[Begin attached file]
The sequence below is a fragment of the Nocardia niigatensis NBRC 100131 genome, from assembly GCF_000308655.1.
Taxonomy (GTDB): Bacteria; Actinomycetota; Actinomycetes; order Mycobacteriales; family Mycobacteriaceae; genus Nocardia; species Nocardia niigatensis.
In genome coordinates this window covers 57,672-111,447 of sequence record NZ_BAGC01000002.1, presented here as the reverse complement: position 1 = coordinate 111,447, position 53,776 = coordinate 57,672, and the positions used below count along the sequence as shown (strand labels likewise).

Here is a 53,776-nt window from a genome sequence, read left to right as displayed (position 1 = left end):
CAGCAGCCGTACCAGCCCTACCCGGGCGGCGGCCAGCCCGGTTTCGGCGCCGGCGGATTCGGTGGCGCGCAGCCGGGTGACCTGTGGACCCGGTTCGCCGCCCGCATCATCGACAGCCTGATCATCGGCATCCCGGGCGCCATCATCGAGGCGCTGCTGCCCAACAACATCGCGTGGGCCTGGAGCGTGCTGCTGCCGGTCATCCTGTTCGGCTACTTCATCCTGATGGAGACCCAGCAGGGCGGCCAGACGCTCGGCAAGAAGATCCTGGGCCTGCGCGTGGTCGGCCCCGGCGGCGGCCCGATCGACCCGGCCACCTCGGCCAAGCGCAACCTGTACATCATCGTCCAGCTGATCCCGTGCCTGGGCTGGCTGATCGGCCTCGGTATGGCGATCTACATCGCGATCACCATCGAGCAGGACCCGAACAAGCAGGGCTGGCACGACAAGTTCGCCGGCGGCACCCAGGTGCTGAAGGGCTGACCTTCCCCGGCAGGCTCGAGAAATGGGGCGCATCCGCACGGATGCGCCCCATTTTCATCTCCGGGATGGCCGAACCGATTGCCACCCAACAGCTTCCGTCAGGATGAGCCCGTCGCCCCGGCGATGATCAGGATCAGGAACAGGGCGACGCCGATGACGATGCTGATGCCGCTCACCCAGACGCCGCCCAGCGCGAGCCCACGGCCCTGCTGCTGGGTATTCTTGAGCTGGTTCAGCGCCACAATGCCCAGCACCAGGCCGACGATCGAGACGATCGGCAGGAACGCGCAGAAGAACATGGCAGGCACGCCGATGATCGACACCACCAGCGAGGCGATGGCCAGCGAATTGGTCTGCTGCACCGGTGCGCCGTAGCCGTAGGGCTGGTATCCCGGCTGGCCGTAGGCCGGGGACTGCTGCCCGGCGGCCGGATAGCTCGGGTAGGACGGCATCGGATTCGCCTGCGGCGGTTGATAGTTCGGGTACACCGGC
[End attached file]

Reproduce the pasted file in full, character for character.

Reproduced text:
The sequence below is a fragment of the Nocardia niigatensis NBRC 100131 genome, from assembly GCF_000308655.1.
Taxonomy (GTDB): Bacteria; Actinomycetota; Actinomycetes; order Mycobacteriales; family Mycobacteriaceae; genus Nocardia; species Nocardia niigatensis.
In genome coordinates this window covers 57,672-111,447 of sequence record NZ_BAGC01000002.1, presented here as the reverse complement: position 1 = coordinate 111,447, position 53,776 = coordinate 57,672, and the positions used below count along the sequence as shown (strand labels likewise).

Here is a 53,776-nt window from a genome sequence, read left to right as displayed (position 1 = left end):
CAGCAGCCGTACCAGCCCTACCCGGGCGGCGGCCAGCCCGGTTTCGGCGCCGGCGGATTCGGTGGCGCGCAGCCGGGTGACCTGTGGACCCGGTTCGCCGCCCGCATCATCGACAGCCTGATCATCGGCATCCCGGGCGCCATCATCGAGGCGCTGCTGCCCAACAACATCGCGTGGGCCTGGAGCGTGCTGCTGCCGGTCATCCTGTTCGGCTACTTCATCCTGATGGAGACCCAGCAGGGCGGCCAGACGCTCGGCAAGAAGATCCTGGGCCTGCGCGTGGTCGGCCCCGGCGGCGGCCCGATCGACCCGGCCACCTCGGCCAAGCGCAACCTGTACATCATCGTCCAGCTGATCCCGTGCCTGGGCTGGCTGATCGGCCTCGGTATGGCGATCTACATCGCGATCACCATCGAGCAGGACCCGAACAAGCAGGGCTGGCACGACAAGTTCGCCGGCGGCACCCAGGTGCTGAAGGGCTGACCTTCCCCGGCAGGCTCGAGAAATGGGGCGCATCCGCACGGATGCGCCCCATTTTCATCTCCGGGATGGCCGAACCGATTGCCACCCAACAGCTTCCGTCAGGATGAGCCCGTCGCCCCGGCGATGATCAGGATCAGGAACAGGGCGACGCCGATGACGATGCTGATGCCGCTCACCCAGACGCCGCCCAGCGCGAGCCCACGGCCCTGCTGCTGGGTATTCTTGAGCTGGTTCAGCGCCACAATGCCCAGCACCAGGCCGACGATCGAGACGATCGGCAGGAACGCGCAGAAGAACATGGCAGGCACGCCGATGATCGACACCACCAGCGAGGCGATGGCCAGCGAATTGGTCTGCTGCACCGGTGCGCCGTAGCCGTAGGGCTGGTATCCCGGCTGGCCGTAGGCCGGGGACTGCTGCCCGGCGGCCGGATAGCTCGGGTAGGACGGCATCGGATTCGCCTGCGGCGGTTGATAGTTCGGGTACACCGGC